Tango Basic Timing


Well-Known Member
Hey whatever works for you...

I had a profoundly deaf student. He was amazing to work with. One of the things we had to overcome was how to talk about timing. Since slows and quicks and beats didn't mean anything to him we devised our own method. Somewhere I still have his spreadsheet of "tango babbles". He could feel the vibration in my back with his right hand. So I would babble out different sounds that felt different to him. And he learned to interpret them as different speeds and types of movement.
I had exactly the same thing, but a lady. She told me the vibrations were her guide.
But, the most amazing student ( not mine ) was a guy taught by a lady I was coaching , not with him, and she used to take him dancing to a very large social in St. Pete. He NEVER bumped into people on a crowded floor.

Reminds me of a special I watched last year about a man who rode a bike on the road and said he used echo feed back. I believe they planned the route by distance and buildings .


Active Member
I love Larinda's explanation.

I would say, in addition to the idea of explosions and light and shade, the ideas of "Quicks" and "Slows" merits exploration in its own right. A"Slow" is generally regarded as two beats of music, while a "Quick" is regarded as one (feel free to correct me there). Often, when we hear these terms we think that those actions must be performed that way; they musn't. The understanding of relativity then comes into play (a "Foxtrot Slow" or a "Cha Cha Slow" are two different "Slows," for example), and tempi play a huge impact as well -- the space between beats, the supposed '&'-'ah's of the music, as it were.

Here is where the ideas presented by Larinda are important. It's the idea of expression, most importantly, as different people express the same thing differently. For me, I always go back to the idea that we think "Quicks" have to be danced quickly, and "Slows" slowly. A "Quick" is relative only to the "Slow" that precedes it, and vice versa; that is to say, it "feels" quicker because you had one beat to transfer weight rather than two, and so it's more 'compact,' as it were. At the end of the day it comes down to your own individual interpretation of the music (how you're counting) and control [of technique] (what actions you've come to associate with that particular count).

Here's an example that I hope helps clarify what I am saying. Take The Link, that move that comes at "the end of a Basic that connects the Basic and the Promenade." It's technical counts are "QQ," or, I suppose, 7-8. But let's ask this question: what are the movements associated with the pattern, and then, is there enough time to perform all of these actions in the given time?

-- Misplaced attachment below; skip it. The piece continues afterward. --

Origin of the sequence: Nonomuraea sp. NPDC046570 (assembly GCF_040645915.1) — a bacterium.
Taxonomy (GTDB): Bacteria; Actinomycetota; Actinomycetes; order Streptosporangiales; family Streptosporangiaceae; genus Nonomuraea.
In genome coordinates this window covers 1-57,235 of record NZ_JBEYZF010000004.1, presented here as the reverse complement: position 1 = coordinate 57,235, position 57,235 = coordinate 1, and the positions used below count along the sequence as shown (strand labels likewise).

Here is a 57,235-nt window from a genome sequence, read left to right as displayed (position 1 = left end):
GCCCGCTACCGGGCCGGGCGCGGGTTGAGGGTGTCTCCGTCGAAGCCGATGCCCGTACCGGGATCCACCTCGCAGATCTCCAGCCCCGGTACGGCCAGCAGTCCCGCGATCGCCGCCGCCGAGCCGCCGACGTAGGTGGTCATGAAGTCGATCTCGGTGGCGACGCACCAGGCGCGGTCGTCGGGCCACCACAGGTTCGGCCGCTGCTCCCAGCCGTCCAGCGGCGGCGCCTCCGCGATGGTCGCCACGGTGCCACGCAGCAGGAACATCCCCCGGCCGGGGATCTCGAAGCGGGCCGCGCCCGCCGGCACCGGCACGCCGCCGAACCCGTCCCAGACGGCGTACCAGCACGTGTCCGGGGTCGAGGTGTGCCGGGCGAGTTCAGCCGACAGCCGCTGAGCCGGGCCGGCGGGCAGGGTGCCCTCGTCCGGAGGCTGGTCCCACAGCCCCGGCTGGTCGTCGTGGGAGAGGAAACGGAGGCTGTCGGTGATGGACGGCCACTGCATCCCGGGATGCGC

Here's where it becomes important to understand where dancing happens, and what dancing is. Dancing happens inside the body, around the spine, within the confines of the parameters of one's foot/feet. That is, your step cannot be any longer or wider than your foot from heel to toe(s), and outer edge to outer edge. The width of the space between your feet can be widened, but that's a different thing.

Does that make sense? So, given that, we again return to the question: is there enough time being given to us to perform the required actions (required in the sense of the syllabus and technique to make the figure feel authentic, natural, and smooth)? This is where the different forms of counting come into play. We can then change the count(s) even to something akin to "aQ&aQ&" assigning specific actions to each individual count. We can break that down into numerical counts, too, getting down to 1/4, 1/8, 1/16 notes, etc.

It comes down to the idea of 'how much time is needed to transfer weight, is there enough time to communicate to my partner the pertinent information and what is the most effective way to do so'? And so now we get to the ideas that we "step on 2" rather than "1;" (in a sense redefining what it means to "step," and what a "step" really is) and extending the leg prior to moving, using the standing leg, stretching this part of our body or that part this or that way creates the illusion and feeling(s) of quickness and slowness, which then turns into the "counts" we use.

That, in turn, turns into "light" and "shade," "sharp" and "soft," etc....

...and again, we circularly return to the idea of individual expression in that everyone hears, understands, interprets, and comes to associate different movements with different parts of the music. In the end, it's what makes sense to you; your teacher is just presenting an alternative to counting, a more in depth way of understanding and interpreting what was taught before.

I hope I didn't ramble on for too long and things make sense.... I never know.
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